Integrated Course Design for Euclidean Geometry (following Fink)

I recently learned of the work of L. Dee Fink on course design for college instruction. I am still amazed that (a) this hasn’t existed for a lot longer, and (b) no one had mentioned it to me before in its ten years of existence. Anyway, I have grabbed a copy of A Self-Directed Guide to Designing Courses for Significant Learning, and I am trying to use it to “redesign” my course Math 3600 Euclidean Geometry. I put that in quotes because I don’t think the course really needs a redesign. In fact, this one course is easily the best work of my career and runs pretty well with almost no friction. But that doesn’t mean I can’t maybe tweak a little thing. And it definitely makes a reasonable subject for learning the process set out in Fink.

picture of fink's 2003 paper

I took a picture of a printed copy of
the pdf because this blog is a first-rate web-based operation. Also, this visual
is somehow important to me.

Currently, my only concern with the course is in my assessment structure, and I have been thinking about standards based grading and specifications grading lately. We’ll see how that plays out when they pop up.

This is going to be a long post. I am going to work until I can’t, and then pick up again with a fresh post in the morning.

General Structure

The Guide is structured as a bundle of worksheets and reflection prompts for the instructor to complete. There are twelve steps bundled into three phases: an initial design phase where you “build strong primary components”; an intermediate phase where you “assemble the components into a coherent whole”; and a final phase where you “finish important remaining tasks.”

A nice feature of this is the sequencing. Fink guides us to work with a backwards design philosophy where we identify outcomes and a scheme for assessment before thinking about regular coursework. That seems like a good idea, but

It is too late for me, my son.

I have so much of this course settled that I know I cannot reasonably claim to be thinking about outcomes and assessment first. So be it.

Initial Design Phase: Build Strong Primary Components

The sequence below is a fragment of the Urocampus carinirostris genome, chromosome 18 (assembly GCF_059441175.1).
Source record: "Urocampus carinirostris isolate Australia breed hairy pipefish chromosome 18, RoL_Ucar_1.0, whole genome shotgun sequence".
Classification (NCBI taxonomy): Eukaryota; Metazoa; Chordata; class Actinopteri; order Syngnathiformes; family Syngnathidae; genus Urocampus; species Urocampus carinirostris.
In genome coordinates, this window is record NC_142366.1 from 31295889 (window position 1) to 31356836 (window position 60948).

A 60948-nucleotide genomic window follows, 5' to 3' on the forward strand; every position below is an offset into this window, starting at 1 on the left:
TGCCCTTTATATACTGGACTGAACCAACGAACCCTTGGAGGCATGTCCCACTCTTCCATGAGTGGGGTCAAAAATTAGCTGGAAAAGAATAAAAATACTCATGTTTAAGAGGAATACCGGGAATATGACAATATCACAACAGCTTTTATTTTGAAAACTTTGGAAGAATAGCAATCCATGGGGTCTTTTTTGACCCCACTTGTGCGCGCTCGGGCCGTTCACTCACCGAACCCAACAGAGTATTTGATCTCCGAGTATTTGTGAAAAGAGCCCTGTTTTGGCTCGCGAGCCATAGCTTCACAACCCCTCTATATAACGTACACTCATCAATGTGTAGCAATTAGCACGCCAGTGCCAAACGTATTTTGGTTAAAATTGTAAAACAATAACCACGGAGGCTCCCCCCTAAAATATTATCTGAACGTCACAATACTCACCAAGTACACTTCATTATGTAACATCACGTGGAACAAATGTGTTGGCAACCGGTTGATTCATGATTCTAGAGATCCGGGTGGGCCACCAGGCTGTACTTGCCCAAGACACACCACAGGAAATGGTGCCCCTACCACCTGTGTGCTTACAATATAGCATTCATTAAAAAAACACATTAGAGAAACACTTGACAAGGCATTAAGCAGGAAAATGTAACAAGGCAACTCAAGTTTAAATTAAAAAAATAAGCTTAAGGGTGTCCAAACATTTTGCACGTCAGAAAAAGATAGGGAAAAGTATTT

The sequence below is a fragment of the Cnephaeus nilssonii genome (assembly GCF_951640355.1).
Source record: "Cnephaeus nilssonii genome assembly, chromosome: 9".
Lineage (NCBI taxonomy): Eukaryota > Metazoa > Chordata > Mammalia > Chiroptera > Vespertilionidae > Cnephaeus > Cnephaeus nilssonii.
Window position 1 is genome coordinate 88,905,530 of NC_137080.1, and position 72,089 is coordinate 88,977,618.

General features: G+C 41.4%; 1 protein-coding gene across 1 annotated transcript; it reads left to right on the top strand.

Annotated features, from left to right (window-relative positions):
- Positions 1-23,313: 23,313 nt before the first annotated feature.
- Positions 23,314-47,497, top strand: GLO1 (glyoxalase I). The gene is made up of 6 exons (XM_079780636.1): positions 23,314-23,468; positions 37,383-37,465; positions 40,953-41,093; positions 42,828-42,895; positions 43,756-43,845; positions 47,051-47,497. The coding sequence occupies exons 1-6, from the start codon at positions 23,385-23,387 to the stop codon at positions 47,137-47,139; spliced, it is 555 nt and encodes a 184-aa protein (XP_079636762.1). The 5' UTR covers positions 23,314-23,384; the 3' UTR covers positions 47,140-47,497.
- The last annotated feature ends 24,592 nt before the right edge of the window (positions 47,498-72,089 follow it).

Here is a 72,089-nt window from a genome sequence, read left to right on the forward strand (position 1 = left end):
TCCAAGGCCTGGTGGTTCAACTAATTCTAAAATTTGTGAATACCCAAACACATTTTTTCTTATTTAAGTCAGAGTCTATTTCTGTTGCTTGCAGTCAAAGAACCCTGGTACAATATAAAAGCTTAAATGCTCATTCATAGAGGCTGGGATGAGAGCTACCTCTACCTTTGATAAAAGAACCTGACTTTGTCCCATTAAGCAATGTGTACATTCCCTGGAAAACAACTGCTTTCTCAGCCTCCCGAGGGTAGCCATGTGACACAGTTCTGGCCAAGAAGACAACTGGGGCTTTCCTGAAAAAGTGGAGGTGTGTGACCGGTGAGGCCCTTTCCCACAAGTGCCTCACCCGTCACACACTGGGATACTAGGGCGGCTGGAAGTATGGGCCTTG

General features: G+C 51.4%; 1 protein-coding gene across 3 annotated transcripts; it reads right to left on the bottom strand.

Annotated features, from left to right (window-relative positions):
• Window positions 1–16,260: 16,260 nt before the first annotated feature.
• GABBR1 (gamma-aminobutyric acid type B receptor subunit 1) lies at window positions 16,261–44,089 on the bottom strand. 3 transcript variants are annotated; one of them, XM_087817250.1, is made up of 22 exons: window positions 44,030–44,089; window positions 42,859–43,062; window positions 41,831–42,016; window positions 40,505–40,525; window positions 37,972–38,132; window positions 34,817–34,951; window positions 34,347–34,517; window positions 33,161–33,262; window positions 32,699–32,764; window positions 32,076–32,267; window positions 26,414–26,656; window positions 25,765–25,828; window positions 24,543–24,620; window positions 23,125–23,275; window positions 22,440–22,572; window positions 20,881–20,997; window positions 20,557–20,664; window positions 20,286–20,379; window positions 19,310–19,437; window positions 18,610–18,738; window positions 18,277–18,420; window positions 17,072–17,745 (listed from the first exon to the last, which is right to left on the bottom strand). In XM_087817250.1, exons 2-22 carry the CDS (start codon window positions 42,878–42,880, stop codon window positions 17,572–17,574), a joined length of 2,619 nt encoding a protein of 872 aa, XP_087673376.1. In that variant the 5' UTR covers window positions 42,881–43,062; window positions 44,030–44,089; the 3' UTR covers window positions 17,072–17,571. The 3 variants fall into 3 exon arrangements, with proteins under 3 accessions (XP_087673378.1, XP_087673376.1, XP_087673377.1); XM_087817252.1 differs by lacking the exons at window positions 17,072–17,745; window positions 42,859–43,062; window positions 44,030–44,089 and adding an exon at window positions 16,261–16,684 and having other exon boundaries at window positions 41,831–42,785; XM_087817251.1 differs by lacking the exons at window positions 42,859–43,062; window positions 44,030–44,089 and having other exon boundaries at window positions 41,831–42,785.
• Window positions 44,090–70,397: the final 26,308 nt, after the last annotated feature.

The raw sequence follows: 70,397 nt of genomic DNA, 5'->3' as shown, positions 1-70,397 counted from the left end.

Step One: Identify Situational Factors


Math 3600 Euclidean Geometry typically has between 15 and 22 students. Students can take the course anytime after completing a first semester of calculus, though many take it much later, so a class is usually mixed from sophomores to seniors.

Physical Facilities

We meet face-to-face three times a week for 50 minutes. The classroom always has a large chalkboard, but only some semesters do we have a full set of presentation equipment. (There is always a projector, an ELMO, and a set of VGA hookups, but not every room has a computer in it.) Most often the classroom has long, narrow tables and movable chairs. Some classrooms have a pile of chairs with attached desks. Next term, I have a room without a computer and with the “attached desks.”

Nature of the Subject

The course is dedicated to the study of classical planar geometry: triangles, polygons, circles, constructions, and area. Really, the idea is to teach How to work like a mathematician. Students need to get involved in the processes of finding, making, and critiquing axiomatic arguments. So, the subject is HARD CORE MATHEMATICS on REALLY BASIC OBJECTS.

Characteristics of the Learners

The primary audience consists of preservice secondary teachers, but usually there are students in a standard mathematics major, too. I have encountered a wide variety of attitudes towards (1) geometry, and (2) argument-based mathematics. Most are a bit apprehensive about “proofs.” A fair number did not enjoy high school geometry.

Characteristics of the Teacher

Well, I am pretty awesome. I also have an unreasonably high level of confidence in my abilities in the classroom. And I am pretty humble. Don’t underestimate how humble I am. I am really good at that.

I am a convert to Inquiry-Based Learning. I believe that students learn best by doing. I really like coaching, mentoring, and playing cheerleader for my students. Students tell me that I am a little scary, but I can’t tell if that is because I have inherited an unfriendly face or because I expect students to do challenging things. I don’t really consider myself an expert in classical geometry, but I am a mathematician and I can certainly handle this material. I do enjoy geometry, and I enjoy watching students grow.

Step Two: Identify Learning Goals

I have written about this many times before, so I will be brief. The goals in this course are mostly about process. I have tried a standards-based assessment scheme (sorta), where the listed standards are bundled into groups like:

  • Mathematical Investigative Process
  • The Axiomatic Method
  • Planar Geometry Content
  • Oral Communication
  • Written Communication

For this list, I have tried to pick out the behaviors a professional mathematician engages in when going about the job of making mathematics.

Now, Fink has a spiffy diagram of “A Taxonomy of Significant Learning” at this point. In this model, there are six sorts of learning (broadly stated) that one can do, and learning counts as significant if it involves more than one of them. I like to think that my course hits four out of the six:

  • Application
  • Foundational Knowledge
  • Learning how to learn
  • Caring

But I don’t think I hit these last two, at least not directly:

  • Human dimension
  • Integration

Okay. Now it is midnight. I am two steps in, with ten more to go. I’ll attempt to finish the initial design phase tomorrow morning.